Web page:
Oaktree provides unconditional, implementable plan for DHFL resolution2 min read . Updated: 07 Jan 2021, 07:41 PM IST
Sources said Oaktree has presented a legally viable structure in respect of DHFL Insurance Limited's holding in Pramerica Life Insurance but it remains open to explore any other solution to the satisfaction of the CoC
New Delhi: US-based Oaktree Capital has said its revised bid for the debt-ridden DHFL is unconditional and comes with a commitment of fresh capital infusion of ₹1,000 crore for the revival of the company.
According to sources, Oaktree in a letter dated January 6 to members of the Committee of Creditors (CoC) and administrator of DHFL said the resolution plan offers a clean structure for all stakeholders.
"During our discussion with the legal counsel of the Administrator and the CoC, we were informed that we could not impose any conditions to the implementation of our resolution plan in any manner. As a result, all terms of our resolution plan that could be considered as conditions were deleted," it said.
Revised bids for DHFL were received last month with Oaktree and Piramal Enterprises jostling for the top spot.
According to the sources, suitors have submitted bids in the range of ₹35,000-37,000 crore.
Contrary reports have emerged about who has bid more and Oaktree's January 6 letter to the CoC is seen as an attempt to clear the air around its bid and claim the highest bidder spot.
Sources said Oaktree has presented a legally viable structure in respect of DHFL Insurance Limited's holding in Pramerica Life Insurance but it remains open to explore any other solution to the satisfaction of the CoC.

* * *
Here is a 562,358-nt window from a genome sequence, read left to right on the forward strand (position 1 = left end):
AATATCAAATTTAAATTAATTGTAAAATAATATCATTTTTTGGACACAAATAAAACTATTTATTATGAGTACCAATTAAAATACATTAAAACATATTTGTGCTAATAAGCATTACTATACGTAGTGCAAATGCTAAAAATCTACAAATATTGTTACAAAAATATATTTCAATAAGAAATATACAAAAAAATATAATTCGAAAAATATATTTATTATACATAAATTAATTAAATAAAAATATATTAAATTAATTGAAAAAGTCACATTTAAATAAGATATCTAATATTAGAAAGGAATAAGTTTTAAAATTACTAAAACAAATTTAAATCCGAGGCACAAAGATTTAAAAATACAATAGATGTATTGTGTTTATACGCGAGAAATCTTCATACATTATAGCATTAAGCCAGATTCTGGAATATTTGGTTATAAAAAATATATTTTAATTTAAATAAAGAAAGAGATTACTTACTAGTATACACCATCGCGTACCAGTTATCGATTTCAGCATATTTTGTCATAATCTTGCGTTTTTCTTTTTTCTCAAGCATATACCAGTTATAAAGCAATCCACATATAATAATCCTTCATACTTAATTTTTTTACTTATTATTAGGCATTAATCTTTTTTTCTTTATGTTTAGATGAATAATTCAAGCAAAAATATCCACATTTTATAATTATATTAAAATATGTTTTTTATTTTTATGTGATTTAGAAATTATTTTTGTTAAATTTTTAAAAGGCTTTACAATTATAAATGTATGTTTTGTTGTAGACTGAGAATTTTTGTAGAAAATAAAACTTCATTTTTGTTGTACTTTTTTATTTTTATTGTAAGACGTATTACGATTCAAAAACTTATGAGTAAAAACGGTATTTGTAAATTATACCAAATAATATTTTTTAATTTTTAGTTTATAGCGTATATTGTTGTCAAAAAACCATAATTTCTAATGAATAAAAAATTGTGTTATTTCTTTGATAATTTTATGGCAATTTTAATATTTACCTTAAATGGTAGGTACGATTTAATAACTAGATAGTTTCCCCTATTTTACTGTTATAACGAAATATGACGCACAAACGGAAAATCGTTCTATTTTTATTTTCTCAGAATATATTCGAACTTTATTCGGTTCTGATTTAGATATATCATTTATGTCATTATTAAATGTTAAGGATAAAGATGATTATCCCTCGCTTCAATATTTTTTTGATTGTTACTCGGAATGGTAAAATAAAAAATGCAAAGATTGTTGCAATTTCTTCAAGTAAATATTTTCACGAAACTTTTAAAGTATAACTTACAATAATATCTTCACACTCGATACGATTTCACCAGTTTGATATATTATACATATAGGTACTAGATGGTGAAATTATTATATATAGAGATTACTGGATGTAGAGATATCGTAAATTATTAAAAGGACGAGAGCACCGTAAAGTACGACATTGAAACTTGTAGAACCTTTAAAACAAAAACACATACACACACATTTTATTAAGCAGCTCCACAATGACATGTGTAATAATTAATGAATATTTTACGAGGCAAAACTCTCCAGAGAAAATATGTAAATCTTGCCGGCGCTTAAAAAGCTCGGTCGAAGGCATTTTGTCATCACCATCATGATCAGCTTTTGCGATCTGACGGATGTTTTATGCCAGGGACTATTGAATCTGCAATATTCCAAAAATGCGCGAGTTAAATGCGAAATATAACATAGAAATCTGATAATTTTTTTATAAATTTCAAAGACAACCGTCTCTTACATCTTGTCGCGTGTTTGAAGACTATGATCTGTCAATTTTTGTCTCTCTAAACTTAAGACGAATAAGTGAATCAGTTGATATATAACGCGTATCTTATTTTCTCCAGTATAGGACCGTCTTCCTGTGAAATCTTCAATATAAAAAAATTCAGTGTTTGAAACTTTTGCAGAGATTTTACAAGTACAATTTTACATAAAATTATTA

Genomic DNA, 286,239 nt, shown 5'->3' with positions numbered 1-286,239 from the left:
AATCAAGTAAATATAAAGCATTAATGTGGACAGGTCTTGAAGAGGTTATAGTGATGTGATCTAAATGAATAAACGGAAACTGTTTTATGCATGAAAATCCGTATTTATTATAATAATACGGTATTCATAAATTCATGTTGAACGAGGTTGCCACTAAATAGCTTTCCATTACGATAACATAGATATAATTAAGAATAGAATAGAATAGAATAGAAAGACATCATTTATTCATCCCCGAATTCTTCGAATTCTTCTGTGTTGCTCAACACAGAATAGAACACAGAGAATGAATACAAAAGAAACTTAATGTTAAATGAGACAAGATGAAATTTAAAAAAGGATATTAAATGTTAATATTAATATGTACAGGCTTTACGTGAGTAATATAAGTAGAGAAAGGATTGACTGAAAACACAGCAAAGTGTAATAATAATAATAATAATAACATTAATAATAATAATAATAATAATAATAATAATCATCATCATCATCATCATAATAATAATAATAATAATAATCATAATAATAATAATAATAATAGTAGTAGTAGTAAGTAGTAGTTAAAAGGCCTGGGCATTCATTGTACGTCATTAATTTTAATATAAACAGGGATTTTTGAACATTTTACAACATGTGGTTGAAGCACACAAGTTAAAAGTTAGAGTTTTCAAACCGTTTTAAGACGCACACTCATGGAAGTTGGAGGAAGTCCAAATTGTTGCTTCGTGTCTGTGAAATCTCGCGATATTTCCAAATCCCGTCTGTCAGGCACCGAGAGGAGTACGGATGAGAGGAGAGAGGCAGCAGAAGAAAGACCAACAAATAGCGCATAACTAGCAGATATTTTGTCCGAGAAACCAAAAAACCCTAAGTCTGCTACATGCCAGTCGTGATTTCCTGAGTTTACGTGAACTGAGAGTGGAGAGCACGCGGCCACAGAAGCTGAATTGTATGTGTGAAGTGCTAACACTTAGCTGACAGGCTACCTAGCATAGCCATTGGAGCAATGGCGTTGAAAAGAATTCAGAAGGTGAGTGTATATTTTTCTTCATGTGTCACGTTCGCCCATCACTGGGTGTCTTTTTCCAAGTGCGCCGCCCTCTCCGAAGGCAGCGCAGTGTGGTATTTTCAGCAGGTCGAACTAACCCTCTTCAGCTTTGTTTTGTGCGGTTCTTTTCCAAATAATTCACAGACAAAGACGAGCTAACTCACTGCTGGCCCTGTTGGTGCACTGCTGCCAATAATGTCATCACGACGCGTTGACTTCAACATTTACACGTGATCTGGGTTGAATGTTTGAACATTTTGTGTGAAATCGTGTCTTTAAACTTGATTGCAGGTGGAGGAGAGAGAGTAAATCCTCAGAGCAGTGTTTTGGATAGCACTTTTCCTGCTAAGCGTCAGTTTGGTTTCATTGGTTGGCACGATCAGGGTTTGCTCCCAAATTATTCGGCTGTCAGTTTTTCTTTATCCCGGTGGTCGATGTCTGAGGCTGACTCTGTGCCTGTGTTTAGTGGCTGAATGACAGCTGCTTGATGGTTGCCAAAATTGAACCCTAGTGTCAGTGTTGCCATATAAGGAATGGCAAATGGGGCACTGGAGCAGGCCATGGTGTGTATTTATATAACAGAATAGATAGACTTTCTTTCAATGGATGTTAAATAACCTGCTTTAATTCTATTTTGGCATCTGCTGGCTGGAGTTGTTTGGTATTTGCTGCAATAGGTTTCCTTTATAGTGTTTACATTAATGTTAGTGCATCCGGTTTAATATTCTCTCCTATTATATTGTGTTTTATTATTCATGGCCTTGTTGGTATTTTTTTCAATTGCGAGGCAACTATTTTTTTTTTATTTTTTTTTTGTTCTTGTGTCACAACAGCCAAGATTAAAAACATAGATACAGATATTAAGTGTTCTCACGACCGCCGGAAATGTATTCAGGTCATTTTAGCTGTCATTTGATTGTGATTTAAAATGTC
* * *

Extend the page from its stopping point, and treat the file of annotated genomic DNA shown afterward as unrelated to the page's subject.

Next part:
"By contrast, we note that the second highest bidder's bid (Piramal Enterprises) is conditional...," the letter said.
Based on a fair market valuation, sources said the difference between Oaktree's offer and the second highest bid is around ₹4,503 crore.
As part of the resolution plan, Oaktree proposes to delist DHFL and invest ₹1,000 crore into the company by way of equity or debt, sources said.
In November, 2019, the Reserve Bank referred Dewan Housing Finance Limited (DHFL), the third-largest pure-play mortgage lender, to the National Company Law Tribunal (NCLT) for insolvency proceedings.
DHFL was the first finance company to be referred to the NCLT by the RBI using special powers under Section 227 of the IBC.
Prior to that, the company's board was superseded and R Subramaniakumar was appointed as the administrator. He is also the resolution professional under the Insolvency and Bankruptcy Code (IBC).
As of July 2019, the company owed ₹83,873 crore to banks, the National Housing Board, mutual funds and bondholders.
DHFL was sent to bankruptcy after the government on November 15, 2019, enabled the Reserve Bank to send large financial services companies, excluding banks, to the NCLT for insolvency proceedings.
Its large lenders include State Bank of India (including SBI Singapore) with ₹10,083 crore exposure, Bank of India ₹4,125 crore, Canara Bank ₹2,681 crore, NHB ₹2,434 crore, Union Bank of India ₹2,378 crore, Syndicate Bank ₹2,229 crore and Bank of Baroda ₹2,075 crore, Indian Bank ₹1,552 crore, Central Bank ₹1,389 crore, IDBI Bank ₹999 crore, and HDFC Bank ₹361 crore.
DHFL had total assets amounting to ₹79,800 crore as of March 2020, as per its annual report. Of these, ₹50,227 crore of assets forming 63 per cent of the total portfolio was reported as non-performing assets (Gross NPAs).
Its retail book stood at ₹33,500 crore, with gross NPAs of ₹7,147 crore forming 21.32 per cent of the total portfolio.
The wholesale book stood at ₹42,860 crore, of which a whopping ₹39,690 crore or 92.61 per cent is categorised as gross NPAs.
This story has been published from a wire agency feed without modifications to the text.